Native Appropriation’s Adrienne Keene is getting a lot of coverage for her critique of JK Rowling’s North American magic, as the CBC continues to report.
Autostraddle just celebrated their seventh birthday (happy birthday!) and is doing it with these really great retrospective pieces. Here’s the top seven lesbian, bisexual, and queer tv shows of the last seven years, but you should go poke around the site. They’ve got lots of good stuff, like lists of all the queer women on television who have died, and who have lived happily ever after (predictably, a much shorter list).
“Queer Indigenous rapper Dio Ganhdih shared extraterrestrial video for ‘Pussy Vortex‘” [The Fader]
The more I learn about Afrofuturism, the more fascinating I find it. Bitch has a great interview with Ytasha L. Womack, who just came out with her new book Afrofuturism: The World of Black Sci-fi and Fantasy, and name drops some cool folks like Mae Jemison, George Clinton, and Janelle Monáe.
What happens when you use Bastion (my current obsession) to teach intersectional politics to some students? Interesting things. [The Border House]
I love me some good Harry Potter critical analysis, and Tor’s piece on Neville Longbottom draws some interesting conclusions about the character, showing parallels between the timid Gryffindor and Peter Pettigrew, and adding just the right amount of adulation.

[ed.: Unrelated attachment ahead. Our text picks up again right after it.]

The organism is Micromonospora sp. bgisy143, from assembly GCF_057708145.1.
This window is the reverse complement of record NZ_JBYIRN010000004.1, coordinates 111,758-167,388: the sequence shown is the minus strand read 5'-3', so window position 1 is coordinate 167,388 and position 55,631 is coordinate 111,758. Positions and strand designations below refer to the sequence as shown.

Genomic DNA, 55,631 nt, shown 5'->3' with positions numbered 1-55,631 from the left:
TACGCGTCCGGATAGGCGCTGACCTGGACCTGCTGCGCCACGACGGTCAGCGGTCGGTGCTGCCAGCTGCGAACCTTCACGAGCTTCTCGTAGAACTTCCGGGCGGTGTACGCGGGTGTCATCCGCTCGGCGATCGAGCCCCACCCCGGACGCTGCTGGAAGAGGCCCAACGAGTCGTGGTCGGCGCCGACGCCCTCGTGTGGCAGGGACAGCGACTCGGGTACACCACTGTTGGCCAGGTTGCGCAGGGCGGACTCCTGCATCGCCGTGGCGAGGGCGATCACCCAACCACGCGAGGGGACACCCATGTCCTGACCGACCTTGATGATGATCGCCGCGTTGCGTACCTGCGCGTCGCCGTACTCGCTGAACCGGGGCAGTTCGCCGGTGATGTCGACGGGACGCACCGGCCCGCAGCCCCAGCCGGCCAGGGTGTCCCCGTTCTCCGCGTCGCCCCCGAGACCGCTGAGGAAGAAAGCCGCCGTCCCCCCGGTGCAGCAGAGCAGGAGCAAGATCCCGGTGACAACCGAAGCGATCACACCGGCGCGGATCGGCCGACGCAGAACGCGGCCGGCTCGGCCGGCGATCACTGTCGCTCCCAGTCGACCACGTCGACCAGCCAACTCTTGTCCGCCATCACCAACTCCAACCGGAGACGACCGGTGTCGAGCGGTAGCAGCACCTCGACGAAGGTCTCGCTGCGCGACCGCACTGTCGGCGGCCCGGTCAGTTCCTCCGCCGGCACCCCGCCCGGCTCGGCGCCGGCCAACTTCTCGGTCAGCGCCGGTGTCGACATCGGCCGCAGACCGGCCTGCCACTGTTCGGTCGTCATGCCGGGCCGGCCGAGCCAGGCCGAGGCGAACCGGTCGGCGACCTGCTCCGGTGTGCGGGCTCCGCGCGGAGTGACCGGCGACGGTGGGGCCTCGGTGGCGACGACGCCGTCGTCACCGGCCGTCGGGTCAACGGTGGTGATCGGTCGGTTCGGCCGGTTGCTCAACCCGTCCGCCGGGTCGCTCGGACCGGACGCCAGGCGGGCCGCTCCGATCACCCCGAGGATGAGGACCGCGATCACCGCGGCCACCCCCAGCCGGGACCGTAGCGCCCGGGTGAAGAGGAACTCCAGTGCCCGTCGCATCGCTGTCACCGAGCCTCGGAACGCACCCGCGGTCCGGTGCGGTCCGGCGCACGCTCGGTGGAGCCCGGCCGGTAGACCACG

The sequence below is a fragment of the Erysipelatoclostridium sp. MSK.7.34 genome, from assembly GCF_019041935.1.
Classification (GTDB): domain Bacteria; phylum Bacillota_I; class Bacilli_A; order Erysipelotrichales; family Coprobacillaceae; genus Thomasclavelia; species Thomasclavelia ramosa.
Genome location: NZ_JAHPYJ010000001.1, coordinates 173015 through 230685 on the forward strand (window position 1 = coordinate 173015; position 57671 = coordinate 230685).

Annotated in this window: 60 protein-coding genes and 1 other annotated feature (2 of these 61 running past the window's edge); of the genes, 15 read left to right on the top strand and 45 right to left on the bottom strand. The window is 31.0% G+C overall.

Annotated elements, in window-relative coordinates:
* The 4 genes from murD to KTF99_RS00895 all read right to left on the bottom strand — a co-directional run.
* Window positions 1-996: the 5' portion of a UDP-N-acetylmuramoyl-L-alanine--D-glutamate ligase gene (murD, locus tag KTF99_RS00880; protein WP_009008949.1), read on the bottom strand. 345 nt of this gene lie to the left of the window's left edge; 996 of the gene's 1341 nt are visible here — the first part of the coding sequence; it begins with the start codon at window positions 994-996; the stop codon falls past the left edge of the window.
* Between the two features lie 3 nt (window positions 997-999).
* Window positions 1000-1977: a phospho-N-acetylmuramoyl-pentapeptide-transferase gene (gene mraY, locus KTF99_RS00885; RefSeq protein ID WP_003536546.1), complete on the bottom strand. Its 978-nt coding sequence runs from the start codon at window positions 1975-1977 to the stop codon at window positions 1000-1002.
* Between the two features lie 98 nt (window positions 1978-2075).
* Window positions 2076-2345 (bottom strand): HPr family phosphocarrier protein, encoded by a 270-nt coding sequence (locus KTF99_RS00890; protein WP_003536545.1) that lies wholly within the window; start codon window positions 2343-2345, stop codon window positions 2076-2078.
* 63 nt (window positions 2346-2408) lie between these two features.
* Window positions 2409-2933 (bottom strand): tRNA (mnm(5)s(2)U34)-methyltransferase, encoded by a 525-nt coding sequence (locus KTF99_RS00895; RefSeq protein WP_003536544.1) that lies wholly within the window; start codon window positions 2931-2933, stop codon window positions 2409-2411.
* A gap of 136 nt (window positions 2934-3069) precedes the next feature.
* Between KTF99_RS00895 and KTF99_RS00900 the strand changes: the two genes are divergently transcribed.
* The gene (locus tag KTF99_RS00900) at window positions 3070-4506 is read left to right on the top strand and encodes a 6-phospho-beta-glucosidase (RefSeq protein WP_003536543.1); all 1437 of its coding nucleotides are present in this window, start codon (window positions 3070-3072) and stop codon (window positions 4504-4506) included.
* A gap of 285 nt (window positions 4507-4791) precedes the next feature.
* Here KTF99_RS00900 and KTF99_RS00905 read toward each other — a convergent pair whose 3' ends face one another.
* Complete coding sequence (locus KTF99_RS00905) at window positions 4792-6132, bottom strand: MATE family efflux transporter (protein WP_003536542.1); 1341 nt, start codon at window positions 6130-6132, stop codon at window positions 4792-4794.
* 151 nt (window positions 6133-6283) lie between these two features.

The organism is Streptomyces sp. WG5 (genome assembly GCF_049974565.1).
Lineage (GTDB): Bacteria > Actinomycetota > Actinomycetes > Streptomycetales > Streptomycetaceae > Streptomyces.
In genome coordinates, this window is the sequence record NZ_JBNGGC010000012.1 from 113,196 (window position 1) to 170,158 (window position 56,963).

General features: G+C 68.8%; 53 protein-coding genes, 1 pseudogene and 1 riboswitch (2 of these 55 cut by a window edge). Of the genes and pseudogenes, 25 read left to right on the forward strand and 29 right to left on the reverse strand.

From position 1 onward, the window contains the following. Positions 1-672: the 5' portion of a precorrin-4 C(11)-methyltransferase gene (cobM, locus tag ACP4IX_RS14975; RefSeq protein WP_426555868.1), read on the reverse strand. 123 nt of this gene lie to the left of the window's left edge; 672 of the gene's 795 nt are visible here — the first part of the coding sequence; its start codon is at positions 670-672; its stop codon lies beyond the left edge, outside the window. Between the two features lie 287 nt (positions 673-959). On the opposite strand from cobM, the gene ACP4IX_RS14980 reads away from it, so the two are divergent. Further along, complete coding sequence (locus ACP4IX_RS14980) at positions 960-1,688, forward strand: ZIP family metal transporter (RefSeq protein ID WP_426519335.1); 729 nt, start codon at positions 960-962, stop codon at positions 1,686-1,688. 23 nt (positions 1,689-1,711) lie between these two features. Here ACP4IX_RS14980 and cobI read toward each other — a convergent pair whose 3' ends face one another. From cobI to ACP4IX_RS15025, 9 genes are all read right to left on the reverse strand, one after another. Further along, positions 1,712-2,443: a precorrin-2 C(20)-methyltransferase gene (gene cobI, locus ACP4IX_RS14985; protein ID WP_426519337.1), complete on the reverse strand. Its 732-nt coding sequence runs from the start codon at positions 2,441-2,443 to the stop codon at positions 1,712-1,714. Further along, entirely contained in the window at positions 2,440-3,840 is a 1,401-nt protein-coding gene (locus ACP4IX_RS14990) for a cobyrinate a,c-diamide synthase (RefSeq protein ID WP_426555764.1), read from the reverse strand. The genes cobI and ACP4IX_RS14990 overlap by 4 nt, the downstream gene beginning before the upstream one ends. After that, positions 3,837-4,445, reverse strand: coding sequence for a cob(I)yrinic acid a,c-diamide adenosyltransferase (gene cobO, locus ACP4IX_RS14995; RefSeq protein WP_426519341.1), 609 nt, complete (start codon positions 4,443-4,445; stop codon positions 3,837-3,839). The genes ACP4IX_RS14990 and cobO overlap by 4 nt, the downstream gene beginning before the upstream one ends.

Have you ever wondered what would happen if Disney villains were on Grindr? Well here’s your answer. (It’s not particularly NSFW unless someone’s reading over your shoulder.) [Everything Gay]
Writing with Michelle raises some excellent points on the lack of lesbian characters in television, and the need to continue pushing for more representation. I really enjoyed her call for more inclusion, and not just because she name drops Warehouse 13‘s Myka and Helena (who should totes be together4ever), Who‘s Vastra and Jenny, and of course Willow and Tara and Xena and Gabrielle. (I’m purposefully leaving out that last comma because how great would that fanfic be?)
Talking about conventions more broadly, the Ada Initiative has an excellent and thorough timeline of con harassment in the SF/F, scepticism/atheism, and free and open source software communities. The information is incredibly well presented, and it manages to be chilling and comforting all at the same time.
And while we’re on the subject (I’ve got cons on the brain, #mtlcomiccon next week!), this wonderful (if older) article outlines exactly why “just hit your harasser” is not a valid response. [Geek Feminism]
To leave off on a more lighthearted note, the Hairpin predicts the survival rates of Orange is the New Black characters, should they be suddenly transported to Westeros.